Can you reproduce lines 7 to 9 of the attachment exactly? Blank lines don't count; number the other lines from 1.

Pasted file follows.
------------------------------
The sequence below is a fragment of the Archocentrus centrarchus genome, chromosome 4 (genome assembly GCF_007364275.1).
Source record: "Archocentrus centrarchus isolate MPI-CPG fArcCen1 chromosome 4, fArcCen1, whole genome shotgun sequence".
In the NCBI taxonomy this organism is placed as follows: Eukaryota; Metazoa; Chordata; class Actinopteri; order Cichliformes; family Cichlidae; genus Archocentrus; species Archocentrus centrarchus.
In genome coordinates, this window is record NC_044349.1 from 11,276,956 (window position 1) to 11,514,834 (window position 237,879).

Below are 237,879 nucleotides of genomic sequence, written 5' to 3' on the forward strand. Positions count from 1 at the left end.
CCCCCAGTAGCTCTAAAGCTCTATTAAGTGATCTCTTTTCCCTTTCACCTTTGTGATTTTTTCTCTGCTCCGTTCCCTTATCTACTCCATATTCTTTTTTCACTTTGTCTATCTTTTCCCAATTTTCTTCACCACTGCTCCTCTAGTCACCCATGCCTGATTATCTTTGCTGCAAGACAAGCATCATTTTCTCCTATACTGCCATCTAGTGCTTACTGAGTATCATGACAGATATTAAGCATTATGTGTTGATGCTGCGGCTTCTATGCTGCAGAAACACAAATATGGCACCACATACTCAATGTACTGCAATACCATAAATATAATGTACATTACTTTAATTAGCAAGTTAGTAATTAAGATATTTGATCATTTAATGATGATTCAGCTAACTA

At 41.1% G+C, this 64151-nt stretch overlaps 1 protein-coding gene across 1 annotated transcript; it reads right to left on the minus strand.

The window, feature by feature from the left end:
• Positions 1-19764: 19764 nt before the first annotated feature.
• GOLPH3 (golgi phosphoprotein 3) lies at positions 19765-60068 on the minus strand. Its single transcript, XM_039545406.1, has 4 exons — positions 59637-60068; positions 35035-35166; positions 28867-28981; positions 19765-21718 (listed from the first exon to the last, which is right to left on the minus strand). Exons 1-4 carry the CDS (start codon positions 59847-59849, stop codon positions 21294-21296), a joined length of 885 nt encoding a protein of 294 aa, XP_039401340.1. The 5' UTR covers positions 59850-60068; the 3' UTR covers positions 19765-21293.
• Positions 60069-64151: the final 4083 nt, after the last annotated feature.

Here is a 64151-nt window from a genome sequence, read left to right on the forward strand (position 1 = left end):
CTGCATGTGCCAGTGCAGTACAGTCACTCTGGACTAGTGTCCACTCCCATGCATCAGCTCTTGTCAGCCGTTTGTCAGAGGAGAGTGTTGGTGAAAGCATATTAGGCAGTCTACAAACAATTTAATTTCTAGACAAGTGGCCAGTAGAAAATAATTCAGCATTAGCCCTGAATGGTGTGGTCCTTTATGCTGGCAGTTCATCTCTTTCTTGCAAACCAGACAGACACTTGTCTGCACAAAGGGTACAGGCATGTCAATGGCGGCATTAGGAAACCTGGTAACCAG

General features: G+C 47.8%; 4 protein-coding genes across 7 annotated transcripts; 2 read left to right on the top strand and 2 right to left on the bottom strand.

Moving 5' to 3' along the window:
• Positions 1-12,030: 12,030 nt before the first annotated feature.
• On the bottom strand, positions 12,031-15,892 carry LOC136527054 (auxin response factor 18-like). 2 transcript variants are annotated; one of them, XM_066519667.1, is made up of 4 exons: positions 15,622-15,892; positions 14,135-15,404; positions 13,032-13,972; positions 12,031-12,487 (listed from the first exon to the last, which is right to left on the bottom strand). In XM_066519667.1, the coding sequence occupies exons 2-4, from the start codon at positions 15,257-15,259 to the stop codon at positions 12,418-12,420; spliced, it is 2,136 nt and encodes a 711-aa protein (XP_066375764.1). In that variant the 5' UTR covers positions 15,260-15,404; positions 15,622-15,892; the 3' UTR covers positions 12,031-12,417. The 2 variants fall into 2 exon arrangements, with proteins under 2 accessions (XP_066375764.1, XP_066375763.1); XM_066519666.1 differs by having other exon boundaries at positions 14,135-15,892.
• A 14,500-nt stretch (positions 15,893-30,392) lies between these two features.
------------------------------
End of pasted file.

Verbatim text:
At 41.1% G+C, this 64151-nt stretch overlaps 1 protein-coding gene across 1 annotated transcript; it reads right to left on the minus strand.

The window, feature by feature from the left end:
• Positions 1-19764: 19764 nt before the first annotated feature.